In April 2016, forensic artist Natalie Murry examined and photographed Lake Stickney Doe's skeletal remains in order to provide new updated sketches of what he may have looked like. Dr. Katherine Taylor, the Washington State Forensic Anthropologist, agreed to take a second look at the case and during her preliminary exam noted that some of the characteristics observed on the skull were more consistent with a Black/Caucasian admixture. Dr. Laura Fulginiti, forensic anthropologist at the Maricopa County Office of the Medical Examiner also examined the skeletal remains and opined that he was probably Caucasian and 25-35 years of age. Their information was provided to Natalie Murry who drew three new sketches to reflect different race possibilities. The new sketches were released to the public and uploaded to NamUs.
Through his contacts in the field of cold case investigations, Detective Scharf learned about the emerging field of forensic genealogy. Advances in DNA sequencing made at-home testing much more efficient and easily accessible and subsequently, more and more individuals were having their own DNA sequenced through direct-to-consumer genealogy companies like Ancestry.com, FamilyTreeDNA and 23andMe. As a result, a non-profit website called GEDmatch, which functions as a centralized database for all direct-to-consumer companies which could house millions of samples and more easily connect people to their relatives. It wasn't long before several genetic genealogists realized that they may be able to use the database to search for the relatives of perpetrators whose DNA was collected at a crime scene or also to find relatives of unidentified decedents.
In August 2018, the calcaneus (heel bone) and patella (knee cap) from Lake Stickney Doe's right and left legs and feet were sent to DNA Solutions in Oklahoma for DNA extraction and an uploadable GEDmatch file. Unfortunately, the DNA sample obtained by UNT and uploaded to CODIS in 2006 could not be uploaded to GEDmatch as it was not the specific type of genomic sequencing required. The initial extraction by DNA Solutions yielded only a very small amount of highly degraded DNA. Consequently, additional teeth and the right femur (thigh bone) were sent to DNA Solutions for another extraction.
In September 2018, Caleb Hutton with the Everett Herald wrote a lengthy front-page article on the progress being made on the case which also asked the public for help. Caleb's article can be read here.
In October 2018, DNA Solutions again obtained a very small amount of highly degraded DNA from the femur. In February 2019, DNA Solutions obtained another very small amount of highly degraded DNA from a tooth. All three of the samples that DNA Solutions processed were subsequently sent to Othram, Inc. in Woodlands, Texas for sequencing and a GEDmatch uploadable file.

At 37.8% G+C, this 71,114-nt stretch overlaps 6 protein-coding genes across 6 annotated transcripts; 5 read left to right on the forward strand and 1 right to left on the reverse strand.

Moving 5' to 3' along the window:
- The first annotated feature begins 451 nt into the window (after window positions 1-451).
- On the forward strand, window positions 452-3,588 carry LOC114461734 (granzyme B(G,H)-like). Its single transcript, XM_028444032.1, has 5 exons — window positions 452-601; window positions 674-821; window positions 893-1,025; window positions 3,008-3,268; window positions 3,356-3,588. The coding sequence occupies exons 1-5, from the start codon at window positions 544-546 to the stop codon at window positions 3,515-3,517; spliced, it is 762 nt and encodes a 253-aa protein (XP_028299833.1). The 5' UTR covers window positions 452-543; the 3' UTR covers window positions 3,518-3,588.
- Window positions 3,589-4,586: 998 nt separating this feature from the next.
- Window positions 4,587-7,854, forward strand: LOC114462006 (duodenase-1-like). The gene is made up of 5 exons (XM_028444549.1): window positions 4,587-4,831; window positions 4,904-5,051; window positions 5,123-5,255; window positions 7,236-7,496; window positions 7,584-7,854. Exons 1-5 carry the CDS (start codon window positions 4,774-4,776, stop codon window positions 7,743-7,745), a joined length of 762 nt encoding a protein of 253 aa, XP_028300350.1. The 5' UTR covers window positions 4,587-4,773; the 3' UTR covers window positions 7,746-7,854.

In May 2020, Othram successfully sequenced one of the DNA extracts obtained by DNA Solutions from one of Lkae Stickney Doe's teeth and uploaded it to GEDmatch. The sample that was processed was about one-fifth of a nanogram of DNA and was highly contaminated with bacterial DNA (about 98% bacterial DNA). Despite the very small amount of human DNA present, Othram was able to sequence the DNA and upload it to GEDmatch. GEDmatch immediately produced a first cousin match, and investigators at the Snohomish County Medical Examiner's Office got to work reverse engineering Lake Stickney Doe's family tree.
Investigators built the first cousin's tree back to her grandparents and discovered that they had nine children and over 25 grandchildren. After the trees were built, Detective Scharf and SCMEO investigators contacted the first cousin identified by GEDmatch and she shared that she hadn't heard from two relatives of the Johnson side of her family for many years. Detective Scharf recalled that there was a missing person report on a Rodney Johnson and once the report was obtained, it listed Rodney's mother, sister, and father, who were all in the family trees that SCMEO investigators had built.
Unfortunately, Rodney's mother died in 1976. His father, brother, and sister were notified of his tentative identification. Family reference DNA samples were obtained and subsequently confirmed that Lake Stickney Doe was Rodney Peter Johnson on August 4, 2020, just over twenty six years after his body was discovered at Lake Stickney and over thirty years after his disappearance.
Rodney's sister initially reported him missing to the Salvation Army in Seattle in January 1994. She and Rodney's father filed a formal missing persons report with the Snohomish County Sheriff's Office in February 1996. Rodney was raised and went to high school in Darrington, WA. Around the time of his disappearance, he was living with a cousin and working at a restaurant in Ballard. Sometime in late 1987 or 1988, he reportedly went camping and never returned home after his trip. Anyone who knew Rodney during the mid to late 1980s or anyone with information about Rodney's disappearance and death is asked to contact SCSO detectives on their confidential tip line at (425) 388-3845.
The Snohomish County Medical Examiner's Office is grateful for the following individuals and organizations for their assistance on this case: Detective James Scharf and the entire SCSO Cold Case Team, Curtis Rogers, Verogen, Inc., the Washington State Patrl Missing and Unidentified Persons Unit, NamUs and the University of North Texas Health Science Center, forensic odontologist Dr. Gary Bell, forensic anthropologists Dr. William Haglund, Dr. Katherine Taylor, & Dr. Laura Fulginiti, Detectives Gregg Rinta, Robert Palmer, and Joseph Ward with the Snohomish County Sheriff's Office, The Doe Network, Genelex, DNA Solutions, forensic artist Natalie Murry, and Caleb Hutton with the Everett Herald. Special thanks to the family of Rodney Johnson for their cooperation and to Othram and GEDmatch, without whom Lake Stickney Doe may still be unidentified.